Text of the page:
Spain will not remove Venezuelan opposition figure from its embassy
Leopoldo López sought refuge in diplomatic compound after helping start abortive coup
Leopoldo López speaks outside the Spanish embassy in Caracas, May 2nd. Photograph: Juan Barreto/AFP/Getty
Spain has said it will not hand over a leading Venezuelan opposition politician who escaped house arrest to help launch an abortive uprising, then sought refuge at a Spanish diplomatic compound and gave a press conference from its gates.
Leopoldo López claimed to have spoken to mid-ranking military officers in recent weeks, who told him they were privately committed to ousting the embattled president, Nicolás Maduro. He also said on Friday that a military intervention in Venezuela would be “constitutional”, and he considered it an option for the opposition.
His comments, in an interview with the Spanish news agency EFE, came before the opposition leader, Juan Guaidó, announced a new wave of protests for Saturday. “We will continue in the streets,” he said, calling for demonstrators to gather “in peace” at all the main military units across the country.
Mr López, who is Mr Guaidó’s political mentor and stood beside him as he tried to trigger a wave of military defections on Tuesday, is unlikely to join the protesters, as the supreme court has put out a warrant for his arrest.
The country has been in limbo since Mr Guaidó posted a pre-dawn video on Twitter, calling for a popular and military uprising against the regime. Thousands of protesters answered his call, but Venezuela’s military did not. Maduro remains in power and senior commanders and ministers have publicly pledged loyalty to him.
Demonstrations have continued around the country, however, with Venezuelan human rights groups saying five people have been killed and at least 200 injured. In a possible reflection of government concerns about fractured loyalties, and hawks in the US monitoring the situation, the administration has not moved against Mr Guaidó.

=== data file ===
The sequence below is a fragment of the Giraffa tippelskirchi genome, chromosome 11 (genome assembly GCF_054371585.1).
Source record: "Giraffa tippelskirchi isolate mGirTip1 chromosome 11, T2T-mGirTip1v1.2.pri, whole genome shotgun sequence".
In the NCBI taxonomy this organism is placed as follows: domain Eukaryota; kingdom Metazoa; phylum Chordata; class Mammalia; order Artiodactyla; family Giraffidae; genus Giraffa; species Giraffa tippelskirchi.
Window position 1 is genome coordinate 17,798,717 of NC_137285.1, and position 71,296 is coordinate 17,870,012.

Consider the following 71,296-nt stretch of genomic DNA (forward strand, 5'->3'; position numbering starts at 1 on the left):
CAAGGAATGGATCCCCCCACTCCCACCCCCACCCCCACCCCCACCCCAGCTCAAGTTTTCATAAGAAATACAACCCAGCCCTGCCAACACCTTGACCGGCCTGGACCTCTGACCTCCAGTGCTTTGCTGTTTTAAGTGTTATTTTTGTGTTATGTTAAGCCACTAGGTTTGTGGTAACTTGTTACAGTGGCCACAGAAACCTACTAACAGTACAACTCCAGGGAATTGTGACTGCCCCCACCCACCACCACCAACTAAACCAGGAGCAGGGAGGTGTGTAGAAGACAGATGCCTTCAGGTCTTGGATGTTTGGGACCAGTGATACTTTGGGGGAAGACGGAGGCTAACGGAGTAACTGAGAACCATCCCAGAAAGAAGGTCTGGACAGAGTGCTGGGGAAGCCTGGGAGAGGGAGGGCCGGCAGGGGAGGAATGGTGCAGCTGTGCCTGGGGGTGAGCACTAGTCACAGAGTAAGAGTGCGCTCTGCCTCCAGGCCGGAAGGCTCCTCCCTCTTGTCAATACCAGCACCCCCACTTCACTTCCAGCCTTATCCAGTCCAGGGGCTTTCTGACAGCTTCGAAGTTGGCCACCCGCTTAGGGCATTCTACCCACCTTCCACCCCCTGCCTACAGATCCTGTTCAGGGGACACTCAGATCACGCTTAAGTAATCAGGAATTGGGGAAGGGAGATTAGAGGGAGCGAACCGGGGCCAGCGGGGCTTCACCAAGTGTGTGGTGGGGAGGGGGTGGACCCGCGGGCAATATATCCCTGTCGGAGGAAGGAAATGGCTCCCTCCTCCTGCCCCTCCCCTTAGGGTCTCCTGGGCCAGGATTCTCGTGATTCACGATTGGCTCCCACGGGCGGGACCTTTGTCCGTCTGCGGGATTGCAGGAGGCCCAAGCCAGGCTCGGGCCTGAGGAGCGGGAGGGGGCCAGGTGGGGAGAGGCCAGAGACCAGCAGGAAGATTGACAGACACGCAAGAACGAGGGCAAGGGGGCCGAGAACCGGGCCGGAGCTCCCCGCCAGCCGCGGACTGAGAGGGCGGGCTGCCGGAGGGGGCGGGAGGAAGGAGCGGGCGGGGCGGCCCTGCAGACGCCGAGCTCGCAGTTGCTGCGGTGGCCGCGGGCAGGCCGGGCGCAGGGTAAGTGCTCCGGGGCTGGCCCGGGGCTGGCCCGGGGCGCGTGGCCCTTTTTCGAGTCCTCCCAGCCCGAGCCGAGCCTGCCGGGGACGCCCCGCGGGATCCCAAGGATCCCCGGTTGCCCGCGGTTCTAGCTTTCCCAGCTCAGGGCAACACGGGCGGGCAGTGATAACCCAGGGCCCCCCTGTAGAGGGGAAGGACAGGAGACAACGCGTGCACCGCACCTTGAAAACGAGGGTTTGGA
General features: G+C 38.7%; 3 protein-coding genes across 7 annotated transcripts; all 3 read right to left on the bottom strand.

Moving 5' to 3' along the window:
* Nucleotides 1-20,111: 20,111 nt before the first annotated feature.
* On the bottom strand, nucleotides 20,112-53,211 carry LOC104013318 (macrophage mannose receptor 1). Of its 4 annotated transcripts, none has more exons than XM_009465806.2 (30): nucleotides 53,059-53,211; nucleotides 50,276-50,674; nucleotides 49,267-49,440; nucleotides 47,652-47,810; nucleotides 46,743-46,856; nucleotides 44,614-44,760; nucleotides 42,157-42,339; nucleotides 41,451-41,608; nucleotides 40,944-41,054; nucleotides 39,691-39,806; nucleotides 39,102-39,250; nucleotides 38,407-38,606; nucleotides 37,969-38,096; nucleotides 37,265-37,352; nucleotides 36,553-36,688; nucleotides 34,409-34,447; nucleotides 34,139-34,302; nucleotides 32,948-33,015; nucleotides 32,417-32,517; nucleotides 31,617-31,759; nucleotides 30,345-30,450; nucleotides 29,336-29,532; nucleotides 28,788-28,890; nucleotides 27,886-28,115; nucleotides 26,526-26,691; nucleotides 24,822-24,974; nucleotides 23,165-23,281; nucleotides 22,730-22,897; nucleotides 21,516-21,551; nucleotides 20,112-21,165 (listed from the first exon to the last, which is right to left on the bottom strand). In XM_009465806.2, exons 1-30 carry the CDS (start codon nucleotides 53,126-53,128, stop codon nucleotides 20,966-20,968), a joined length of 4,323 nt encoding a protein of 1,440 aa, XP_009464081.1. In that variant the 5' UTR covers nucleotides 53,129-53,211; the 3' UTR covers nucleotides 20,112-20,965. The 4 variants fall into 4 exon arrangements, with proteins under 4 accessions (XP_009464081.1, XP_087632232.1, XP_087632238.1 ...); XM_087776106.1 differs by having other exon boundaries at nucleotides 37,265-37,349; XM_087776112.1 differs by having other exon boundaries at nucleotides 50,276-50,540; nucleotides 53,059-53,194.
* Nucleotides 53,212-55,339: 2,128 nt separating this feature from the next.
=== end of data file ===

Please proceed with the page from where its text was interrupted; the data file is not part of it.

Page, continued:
US president Donald Trump has vowed to do everything short of “the ultimate” to resolve Venezuela’s crisis.
Senior US officials have alleged three senior Venezuelan officials were involved in plotting against Mr Maduro, and were in advanced talks with the opposition, when Mr Guaidó was forced to bring forward the coup attempt, leading to its failure.
Mr López, a former municipal mayor in Caracas, suggested the military’s loyalty was not yet assured. Having been detained in 2014 for leading protests against Mr Maduro’s rule, he said five years surrounded by security forces had given him an insight.
“For more than three weeks, I had meetings in my home where I was held under house arrest,” Mr López told reporters on the steps of the Spanish ambassador’s residence on Thursday.
“I met with commanders, I met with generals, I met with representatives of different units of the armed forces and the different branches of the police, and we agreed to put an end to the usurpation [by Mr Maduro]. – Guardian